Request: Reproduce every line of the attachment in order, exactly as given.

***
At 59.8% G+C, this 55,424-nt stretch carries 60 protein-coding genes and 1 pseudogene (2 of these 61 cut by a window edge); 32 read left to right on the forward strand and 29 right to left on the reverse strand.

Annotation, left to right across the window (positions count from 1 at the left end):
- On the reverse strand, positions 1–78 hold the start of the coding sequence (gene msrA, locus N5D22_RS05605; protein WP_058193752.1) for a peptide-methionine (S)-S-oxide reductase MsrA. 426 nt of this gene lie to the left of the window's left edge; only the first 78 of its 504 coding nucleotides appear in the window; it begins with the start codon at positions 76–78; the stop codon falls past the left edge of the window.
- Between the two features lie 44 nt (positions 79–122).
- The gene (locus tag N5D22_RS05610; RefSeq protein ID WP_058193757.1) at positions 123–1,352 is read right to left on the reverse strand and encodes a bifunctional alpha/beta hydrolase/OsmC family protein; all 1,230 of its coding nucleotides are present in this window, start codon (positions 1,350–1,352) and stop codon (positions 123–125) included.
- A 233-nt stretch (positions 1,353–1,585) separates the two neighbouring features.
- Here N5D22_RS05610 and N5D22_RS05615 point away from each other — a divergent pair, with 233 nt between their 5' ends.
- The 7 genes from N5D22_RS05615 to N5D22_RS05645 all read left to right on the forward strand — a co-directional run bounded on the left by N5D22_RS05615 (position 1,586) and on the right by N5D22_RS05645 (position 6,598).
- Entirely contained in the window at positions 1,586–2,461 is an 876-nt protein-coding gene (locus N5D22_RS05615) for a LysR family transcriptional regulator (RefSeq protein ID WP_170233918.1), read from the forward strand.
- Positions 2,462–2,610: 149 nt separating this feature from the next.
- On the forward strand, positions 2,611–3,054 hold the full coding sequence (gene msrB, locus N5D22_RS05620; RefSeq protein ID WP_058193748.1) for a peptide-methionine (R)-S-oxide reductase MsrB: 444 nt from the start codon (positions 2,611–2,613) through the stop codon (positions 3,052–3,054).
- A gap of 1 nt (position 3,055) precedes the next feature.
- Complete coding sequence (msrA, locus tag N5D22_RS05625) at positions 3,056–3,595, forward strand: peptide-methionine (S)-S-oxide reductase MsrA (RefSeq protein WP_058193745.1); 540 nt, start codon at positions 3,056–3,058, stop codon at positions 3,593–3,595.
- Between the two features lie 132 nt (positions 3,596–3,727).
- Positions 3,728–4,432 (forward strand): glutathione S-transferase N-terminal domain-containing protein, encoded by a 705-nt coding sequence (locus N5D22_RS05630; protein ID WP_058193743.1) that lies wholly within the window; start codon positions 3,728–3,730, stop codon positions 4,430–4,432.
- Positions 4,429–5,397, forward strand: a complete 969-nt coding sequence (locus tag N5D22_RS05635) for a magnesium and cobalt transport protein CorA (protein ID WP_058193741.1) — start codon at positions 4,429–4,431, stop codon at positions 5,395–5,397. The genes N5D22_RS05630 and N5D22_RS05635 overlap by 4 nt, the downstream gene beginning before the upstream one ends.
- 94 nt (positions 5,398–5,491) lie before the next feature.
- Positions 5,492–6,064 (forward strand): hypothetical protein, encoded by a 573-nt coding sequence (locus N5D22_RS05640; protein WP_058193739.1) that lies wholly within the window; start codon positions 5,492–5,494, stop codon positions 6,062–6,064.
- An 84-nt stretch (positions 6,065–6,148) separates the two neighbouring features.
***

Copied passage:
At 59.8% G+C, this 55,424-nt stretch carries 60 protein-coding genes and 1 pseudogene (2 of these 61 cut by a window edge); 32 read left to right on the forward strand and 29 right to left on the reverse strand.

Annotation, left to right across the window (positions count from 1 at the left end):
- On the reverse strand, positions 1–78 hold the start of the coding sequence (gene msrA, locus N5D22_RS05605; protein WP_058193752.1) for a peptide-methionine (S)-S-oxide reductase MsrA. 426 nt of this gene lie to the left of the window's left edge; only the first 78 of its 504 coding nucleotides appear in the window; it begins with the start codon at positions 76–78; the stop codon falls past the left edge of the window.
- Between the two features lie 44 nt (positions 79–122).
- The gene (locus tag N5D22_RS05610; RefSeq protein ID WP_058193757.1) at positions 123–1,352 is read right to left on the reverse strand and encodes a bifunctional alpha/beta hydrolase/OsmC family protein; all 1,230 of its coding nucleotides are present in this window, start codon (positions 1,350–1,352) and stop codon (positions 123–125) included.
- A 233-nt stretch (positions 1,353–1,585) separates the two neighbouring features.
- Here N5D22_RS05610 and N5D22_RS05615 point away from each other — a divergent pair, with 233 nt between their 5' ends.
- The 7 genes from N5D22_RS05615 to N5D22_RS05645 all read left to right on the forward strand — a co-directional run bounded on the left by N5D22_RS05615 (position 1,586) and on the right by N5D22_RS05645 (position 6,598).
- Entirely contained in the window at positions 1,586–2,461 is an 876-nt protein-coding gene (locus N5D22_RS05615) for a LysR family transcriptional regulator (RefSeq protein ID WP_170233918.1), read from the forward strand.
- Positions 2,462–2,610: 149 nt separating this feature from the next.
- On the forward strand, positions 2,611–3,054 hold the full coding sequence (gene msrB, locus N5D22_RS05620; RefSeq protein ID WP_058193748.1) for a peptide-methionine (R)-S-oxide reductase MsrB: 444 nt from the start codon (positions 2,611–2,613) through the stop codon (positions 3,052–3,054).
- A gap of 1 nt (position 3,055) precedes the next feature.
- Complete coding sequence (msrA, locus tag N5D22_RS05625) at positions 3,056–3,595, forward strand: peptide-methionine (S)-S-oxide reductase MsrA (RefSeq protein WP_058193745.1); 540 nt, start codon at positions 3,056–3,058, stop codon at positions 3,593–3,595.
- Between the two features lie 132 nt (positions 3,596–3,727).
- Positions 3,728–4,432 (forward strand): glutathione S-transferase N-terminal domain-containing protein, encoded by a 705-nt coding sequence (locus N5D22_RS05630; protein ID WP_058193743.1) that lies wholly within the window; start codon positions 3,728–3,730, stop codon positions 4,430–4,432.
- Positions 4,429–5,397, forward strand: a complete 969-nt coding sequence (locus tag N5D22_RS05635) for a magnesium and cobalt transport protein CorA (protein ID WP_058193741.1) — start codon at positions 4,429–4,431, stop codon at positions 5,395–5,397. The genes N5D22_RS05630 and N5D22_RS05635 overlap by 4 nt, the downstream gene beginning before the upstream one ends.
- 94 nt (positions 5,398–5,491) lie before the next feature.
- Positions 5,492–6,064 (forward strand): hypothetical protein, encoded by a 573-nt coding sequence (locus N5D22_RS05640; protein WP_058193739.1) that lies wholly within the window; start codon positions 5,492–5,494, stop codon positions 6,062–6,064.
- An 84-nt stretch (positions 6,065–6,148) separates the two neighbouring features.